While I believe this three-referendum rule to be the fairest secession formula on offer, there are undoubtedly some difficulties involved as well. It would almost certainly require a constitutional amendment in order to be put into effective use, and the nature of the stages of Quebec autonomy within the Canadian federation would need to be spelled out in detail. Furthermore, this secession formula must not be imposed unilaterally by one party on another. There has to be broad agreement by everyone involved — federal and provincial, federalist and sovereigntist — before the three-referendum rule can be put into practice.

And what if there is no such broad agreement? Then we must fall back on imperfect solutions. Even in the absence of three referendums held in five-year increments, approximations can be made. The principle of self-determination requires that decision makers glean whatever information they can to determine the will of the people of Quebec.

And a referendum, even just one, in which a simple majority of Quebec voters sends a message to the rest of Canada — well, that’s a pretty strong expression of the people’s will.

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Chimpanzee Literature

Author photoI appear to be becoming somewhat of a literary one-hit wonder (defining “hit” rather loosely, of course).

While most of my short stories continue to suffer delays and rejections (ain’t that the name of the game!), “The Assembly of Equals” has just received publication for a third time today — now in a lovely little e-zine called the Mad Scientist Journal. Please do give it a look-see if you have not done so already.

And fret not, politicos, for this fictional piece about a primatologist who forms a democratic assembly with the group of chimpanzees she is studying, and the difficulties she encounters along the way, features no shortage of satirical political commentary.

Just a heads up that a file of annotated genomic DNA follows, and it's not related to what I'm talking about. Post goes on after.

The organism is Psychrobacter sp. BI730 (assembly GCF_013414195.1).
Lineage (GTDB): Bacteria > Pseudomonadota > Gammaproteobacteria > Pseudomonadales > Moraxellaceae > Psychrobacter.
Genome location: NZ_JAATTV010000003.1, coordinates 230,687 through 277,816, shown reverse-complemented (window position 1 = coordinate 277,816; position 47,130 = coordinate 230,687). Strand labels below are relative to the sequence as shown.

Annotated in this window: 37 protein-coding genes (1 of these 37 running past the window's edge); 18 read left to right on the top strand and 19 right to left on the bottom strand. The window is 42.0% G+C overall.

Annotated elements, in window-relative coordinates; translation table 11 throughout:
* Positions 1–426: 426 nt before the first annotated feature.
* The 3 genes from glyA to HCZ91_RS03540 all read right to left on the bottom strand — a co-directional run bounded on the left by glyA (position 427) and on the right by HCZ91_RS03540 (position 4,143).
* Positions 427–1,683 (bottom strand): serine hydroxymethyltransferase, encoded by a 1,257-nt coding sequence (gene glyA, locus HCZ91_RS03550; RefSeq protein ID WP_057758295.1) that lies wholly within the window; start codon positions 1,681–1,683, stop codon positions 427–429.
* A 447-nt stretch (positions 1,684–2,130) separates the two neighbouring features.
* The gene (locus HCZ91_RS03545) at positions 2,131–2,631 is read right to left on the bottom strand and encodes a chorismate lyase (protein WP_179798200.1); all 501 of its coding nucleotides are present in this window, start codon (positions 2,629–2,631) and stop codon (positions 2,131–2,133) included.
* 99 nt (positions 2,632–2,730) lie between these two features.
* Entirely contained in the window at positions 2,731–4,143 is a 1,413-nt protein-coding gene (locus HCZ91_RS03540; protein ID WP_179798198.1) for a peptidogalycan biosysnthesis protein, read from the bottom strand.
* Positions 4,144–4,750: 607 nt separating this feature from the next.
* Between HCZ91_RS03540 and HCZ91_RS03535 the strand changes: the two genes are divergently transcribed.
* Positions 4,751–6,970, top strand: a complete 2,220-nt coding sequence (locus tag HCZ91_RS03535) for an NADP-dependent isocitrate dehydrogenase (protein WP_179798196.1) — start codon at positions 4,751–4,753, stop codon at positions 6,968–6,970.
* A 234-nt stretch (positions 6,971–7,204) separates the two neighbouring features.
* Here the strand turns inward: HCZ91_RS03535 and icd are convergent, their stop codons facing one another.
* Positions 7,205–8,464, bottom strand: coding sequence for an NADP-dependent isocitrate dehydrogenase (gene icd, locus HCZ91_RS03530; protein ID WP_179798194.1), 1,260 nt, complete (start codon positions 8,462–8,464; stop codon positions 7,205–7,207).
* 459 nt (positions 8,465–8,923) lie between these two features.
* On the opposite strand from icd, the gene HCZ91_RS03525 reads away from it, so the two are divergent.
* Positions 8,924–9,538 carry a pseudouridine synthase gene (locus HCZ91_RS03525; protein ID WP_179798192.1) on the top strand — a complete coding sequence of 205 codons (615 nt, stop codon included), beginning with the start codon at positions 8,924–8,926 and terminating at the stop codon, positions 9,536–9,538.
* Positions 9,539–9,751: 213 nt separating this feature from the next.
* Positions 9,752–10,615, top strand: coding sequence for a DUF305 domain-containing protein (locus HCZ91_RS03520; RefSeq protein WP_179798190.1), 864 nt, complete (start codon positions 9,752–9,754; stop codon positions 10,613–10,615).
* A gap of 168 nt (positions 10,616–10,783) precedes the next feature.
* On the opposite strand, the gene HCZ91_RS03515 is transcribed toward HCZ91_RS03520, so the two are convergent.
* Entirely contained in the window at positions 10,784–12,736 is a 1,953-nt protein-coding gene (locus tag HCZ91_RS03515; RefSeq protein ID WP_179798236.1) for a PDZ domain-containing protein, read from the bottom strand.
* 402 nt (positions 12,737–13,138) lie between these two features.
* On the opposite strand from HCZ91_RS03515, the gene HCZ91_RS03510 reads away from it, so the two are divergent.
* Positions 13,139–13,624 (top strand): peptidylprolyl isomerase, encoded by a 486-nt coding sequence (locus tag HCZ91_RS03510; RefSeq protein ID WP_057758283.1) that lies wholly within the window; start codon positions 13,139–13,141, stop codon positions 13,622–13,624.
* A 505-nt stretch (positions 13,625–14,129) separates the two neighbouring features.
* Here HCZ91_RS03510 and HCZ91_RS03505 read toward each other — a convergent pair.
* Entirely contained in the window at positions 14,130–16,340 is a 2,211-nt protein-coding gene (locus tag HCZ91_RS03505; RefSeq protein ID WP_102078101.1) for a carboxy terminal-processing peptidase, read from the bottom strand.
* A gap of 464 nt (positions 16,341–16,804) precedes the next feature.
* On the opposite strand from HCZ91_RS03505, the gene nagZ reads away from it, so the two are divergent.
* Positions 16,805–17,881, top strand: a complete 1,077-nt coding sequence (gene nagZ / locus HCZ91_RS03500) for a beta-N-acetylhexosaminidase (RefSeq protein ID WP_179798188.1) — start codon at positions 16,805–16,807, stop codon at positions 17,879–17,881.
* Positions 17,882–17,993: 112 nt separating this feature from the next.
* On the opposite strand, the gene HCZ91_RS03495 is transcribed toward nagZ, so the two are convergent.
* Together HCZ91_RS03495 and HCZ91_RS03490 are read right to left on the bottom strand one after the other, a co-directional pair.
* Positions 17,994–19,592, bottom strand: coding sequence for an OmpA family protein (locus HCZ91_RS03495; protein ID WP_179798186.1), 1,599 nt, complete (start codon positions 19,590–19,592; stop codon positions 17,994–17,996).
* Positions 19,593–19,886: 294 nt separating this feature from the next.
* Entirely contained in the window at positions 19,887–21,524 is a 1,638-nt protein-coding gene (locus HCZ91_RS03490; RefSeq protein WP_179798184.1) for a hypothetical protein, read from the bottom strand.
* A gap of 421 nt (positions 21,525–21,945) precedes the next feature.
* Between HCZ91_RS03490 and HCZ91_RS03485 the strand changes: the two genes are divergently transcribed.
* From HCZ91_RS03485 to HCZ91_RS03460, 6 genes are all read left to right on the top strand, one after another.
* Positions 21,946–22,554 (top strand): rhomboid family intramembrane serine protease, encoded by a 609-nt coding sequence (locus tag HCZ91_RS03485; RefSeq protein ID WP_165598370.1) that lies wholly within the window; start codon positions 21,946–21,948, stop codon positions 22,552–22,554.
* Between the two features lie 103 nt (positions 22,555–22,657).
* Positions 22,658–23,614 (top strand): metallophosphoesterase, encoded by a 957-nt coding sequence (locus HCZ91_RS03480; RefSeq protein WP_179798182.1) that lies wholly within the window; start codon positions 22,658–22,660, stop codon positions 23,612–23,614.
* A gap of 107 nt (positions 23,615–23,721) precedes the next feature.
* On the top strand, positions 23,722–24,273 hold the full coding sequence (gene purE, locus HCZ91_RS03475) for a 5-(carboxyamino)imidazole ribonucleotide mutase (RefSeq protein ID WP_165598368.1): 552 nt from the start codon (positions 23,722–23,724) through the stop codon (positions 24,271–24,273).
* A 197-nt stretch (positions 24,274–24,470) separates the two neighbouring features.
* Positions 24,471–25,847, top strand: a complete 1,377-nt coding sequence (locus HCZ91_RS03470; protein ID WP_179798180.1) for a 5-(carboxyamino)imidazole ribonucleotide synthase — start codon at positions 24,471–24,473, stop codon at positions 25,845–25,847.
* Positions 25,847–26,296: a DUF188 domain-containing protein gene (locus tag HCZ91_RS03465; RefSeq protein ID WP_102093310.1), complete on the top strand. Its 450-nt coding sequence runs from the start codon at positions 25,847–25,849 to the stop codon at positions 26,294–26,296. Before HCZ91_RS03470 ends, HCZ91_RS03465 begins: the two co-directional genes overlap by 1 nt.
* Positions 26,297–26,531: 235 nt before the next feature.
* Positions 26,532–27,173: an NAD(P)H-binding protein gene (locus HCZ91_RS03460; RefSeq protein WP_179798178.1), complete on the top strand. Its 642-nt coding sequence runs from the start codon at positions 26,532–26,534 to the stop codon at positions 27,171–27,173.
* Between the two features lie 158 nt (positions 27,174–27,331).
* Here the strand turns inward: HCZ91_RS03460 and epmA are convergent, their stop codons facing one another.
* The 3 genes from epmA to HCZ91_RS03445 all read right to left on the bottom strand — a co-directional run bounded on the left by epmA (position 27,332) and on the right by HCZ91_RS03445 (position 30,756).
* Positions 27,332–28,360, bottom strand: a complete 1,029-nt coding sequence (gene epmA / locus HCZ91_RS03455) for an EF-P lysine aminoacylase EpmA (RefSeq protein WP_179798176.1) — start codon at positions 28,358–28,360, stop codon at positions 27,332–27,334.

Israel’s Election Results and the Prospects for Peace

Yair Lapid

Yair Lapid

Well, that wasn’t quite as bad as I thought.

Sadly, Benjamin Netanyahu will almost certainly remain prime minister of Israel after his Likud party and its electoral partner Yisrael Beiteinu won a plurality of seats in Knesset elections today. But their share has gone down sharply since the last election. Even Habayit Hayehudi, an extreme right ultra-nationalist party that was widely expected to place a strong third or perhaps even second, suffered an upset with a fourth-place finish.

The Knesset now appears to be split almost in half between the right wing on one side and the centre, left, and Arab blocs on the other, which means Bibi will have to reach outside his comfort zone if he wishes to form a workable coalition. And the first door he will most likely knock on is that of Yesh Atid, which surprised everyone by coming in second ahead of Labor.

Yesh Atid, a centrist party I did not even mention in my post on the Israeli political landscape last week (I did not expect them to do so well), was formed only a year ago by popular journalist Yair Lapid as a place for Israelis who are frustrated by the traditional parties. As conditions for entering a governing coalition, Lapid has mentioned eliminating the ultra-Orthodox exemption from military service and peace talks with the Palestinians, and while I am doubtful that I would agree with all of his positions on the Israeli-Palestinian conflict, it is at least nice to see that he takes the issue more seriously than Netanyahu.